The current WBO super-bantamweight champion is slated to fight in perhaps her last boxing match in the near future this upcoming Saturday night on the undercard of the WBC’s heavyweight champion Deontay Wilder versus Bermane Stiverne.  Serrano will be facing Dominican Republic’s Marilyn Hernandez (26-10, 17KO) in a scheduled non-title eight rounder in the 122-pound division.


“I don’t know much about her, I’m not the type of fighter who researches my opponents, I have my team that does that for me,” Serrano explained.  “I just fight. I go in there and Jordan (Maldonado), my trainer, tells me the game plan and I perfect it that night in the ring.  I know she is tough, a Latina like me, a veteran of thirty-six fights I believe and that is pretty much it. All I need to know is that she is a girl, she has hands and legs and it’s good to go.”


Serrano would have liked for this last fight in boxing to be a much bigger one or at least a more meaningful occasion but like many things in boxing it just didn’t pan out.


“I wanted to leave the sport with a big hurrah.  It is going to be a bittersweet day.  Hopefully I am going to go out there and stop this girl and I want to leave MMA the same way as boxing. That is my mindset.  I am going to go out and give it my all, give the fans what they are looking for and then continue to work on MMA.  I am always open if a good fight comes along but I am going to give my all to MMA.”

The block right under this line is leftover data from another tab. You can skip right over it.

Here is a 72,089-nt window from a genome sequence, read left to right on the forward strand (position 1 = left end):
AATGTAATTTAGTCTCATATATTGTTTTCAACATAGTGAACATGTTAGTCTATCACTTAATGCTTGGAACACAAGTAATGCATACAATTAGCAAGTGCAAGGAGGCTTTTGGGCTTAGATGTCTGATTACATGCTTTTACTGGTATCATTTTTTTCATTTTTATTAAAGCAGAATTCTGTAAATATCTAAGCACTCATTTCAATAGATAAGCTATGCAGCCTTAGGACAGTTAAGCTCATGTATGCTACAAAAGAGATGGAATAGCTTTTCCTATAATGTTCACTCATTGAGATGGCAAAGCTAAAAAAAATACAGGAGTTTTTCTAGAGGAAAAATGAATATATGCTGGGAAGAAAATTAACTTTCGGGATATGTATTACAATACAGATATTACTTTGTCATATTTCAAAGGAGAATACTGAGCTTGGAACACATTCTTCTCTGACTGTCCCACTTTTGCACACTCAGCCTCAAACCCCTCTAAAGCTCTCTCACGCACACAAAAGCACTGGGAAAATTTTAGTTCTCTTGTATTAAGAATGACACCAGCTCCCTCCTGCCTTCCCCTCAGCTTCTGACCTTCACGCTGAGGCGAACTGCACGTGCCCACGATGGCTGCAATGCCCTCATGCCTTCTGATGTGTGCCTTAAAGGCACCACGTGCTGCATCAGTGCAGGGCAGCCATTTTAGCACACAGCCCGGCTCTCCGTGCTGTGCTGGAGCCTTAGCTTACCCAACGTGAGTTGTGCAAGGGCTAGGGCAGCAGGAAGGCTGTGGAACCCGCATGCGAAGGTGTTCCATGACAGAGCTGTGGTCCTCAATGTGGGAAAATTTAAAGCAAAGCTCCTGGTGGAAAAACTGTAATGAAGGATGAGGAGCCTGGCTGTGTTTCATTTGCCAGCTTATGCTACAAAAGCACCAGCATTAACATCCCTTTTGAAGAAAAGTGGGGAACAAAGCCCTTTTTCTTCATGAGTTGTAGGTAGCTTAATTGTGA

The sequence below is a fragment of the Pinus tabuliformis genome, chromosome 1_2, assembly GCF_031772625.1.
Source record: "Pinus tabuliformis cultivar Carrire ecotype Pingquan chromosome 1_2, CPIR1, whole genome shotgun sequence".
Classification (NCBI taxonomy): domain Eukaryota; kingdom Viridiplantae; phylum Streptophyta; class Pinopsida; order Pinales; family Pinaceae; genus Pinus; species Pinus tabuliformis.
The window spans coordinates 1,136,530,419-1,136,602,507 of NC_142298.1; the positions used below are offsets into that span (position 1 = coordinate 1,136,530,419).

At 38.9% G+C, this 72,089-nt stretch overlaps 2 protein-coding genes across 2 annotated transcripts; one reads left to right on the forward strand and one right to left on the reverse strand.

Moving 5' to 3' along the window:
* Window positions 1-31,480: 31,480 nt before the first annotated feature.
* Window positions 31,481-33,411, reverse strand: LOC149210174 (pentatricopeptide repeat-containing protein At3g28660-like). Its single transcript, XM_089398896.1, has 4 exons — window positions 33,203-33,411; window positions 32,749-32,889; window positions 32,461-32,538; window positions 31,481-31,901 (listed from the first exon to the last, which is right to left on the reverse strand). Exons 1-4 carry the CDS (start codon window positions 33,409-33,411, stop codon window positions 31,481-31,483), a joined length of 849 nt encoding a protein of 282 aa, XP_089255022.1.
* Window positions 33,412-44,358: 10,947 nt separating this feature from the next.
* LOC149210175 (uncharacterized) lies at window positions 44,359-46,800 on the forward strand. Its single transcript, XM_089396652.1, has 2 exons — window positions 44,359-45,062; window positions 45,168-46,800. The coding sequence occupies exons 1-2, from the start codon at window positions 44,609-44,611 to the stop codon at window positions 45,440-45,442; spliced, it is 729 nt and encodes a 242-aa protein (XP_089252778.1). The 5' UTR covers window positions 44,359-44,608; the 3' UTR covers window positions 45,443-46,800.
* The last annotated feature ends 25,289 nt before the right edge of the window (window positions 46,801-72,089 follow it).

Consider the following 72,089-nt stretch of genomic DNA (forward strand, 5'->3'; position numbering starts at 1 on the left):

Recently there were talks for Serrano to challenge for the WBO super lightweight title this Saturday night against champion Ana Laura Esteche (13-4-3, 2KO) but it seems like again there wasn’t enough in the purse for the South American to make the trek north with her belt.


Serrano doesn’t have much regrets regarding her boxing career mentioning she would have loved to unify the super bantamweight or featherweight divisions but it all came down to economics.


“The money is not there so we can’t make these great fights.  The networks, the promoters, they are not offering what these girls want to hear so it is not going to happen.”


Despite making the move to the cage, Serrano’s boxing promoter Lou DiBella has kept the door open for Serrano’s return whenever she feels ready to do so.


“He is an open book, he is great guy,” Serrano said of the veteran promoter.  “He has helped me out with the last couple of division fights.  He is a real advocate for female boxing but he is only one person.  He needs the networks to get behind him. He has done a great job getting me on Showtime Extreme.  I am thankful and I am blessed to have him by my side and on my team.  He is definitely open for me to coming back and for me to go to MMA.”


What would it take for Serrano to come back to boxing?


“I don’t think there is anything that will bring me back,” she says with an audible smile.  “I have been doing it for ten years and I am just looking for something new, something different.  I have been enjoying my transition to MMA.  I have a great team.  I am just excited.  I feel like when I started boxing, like a little kid in a candy store.  We didn’t make anything in boxing; it was maddening, fights falling out.  It is always going to be my #1 love but I think I found a new love.”




To listen to the full interview, please visit


(Photo By JP Yim)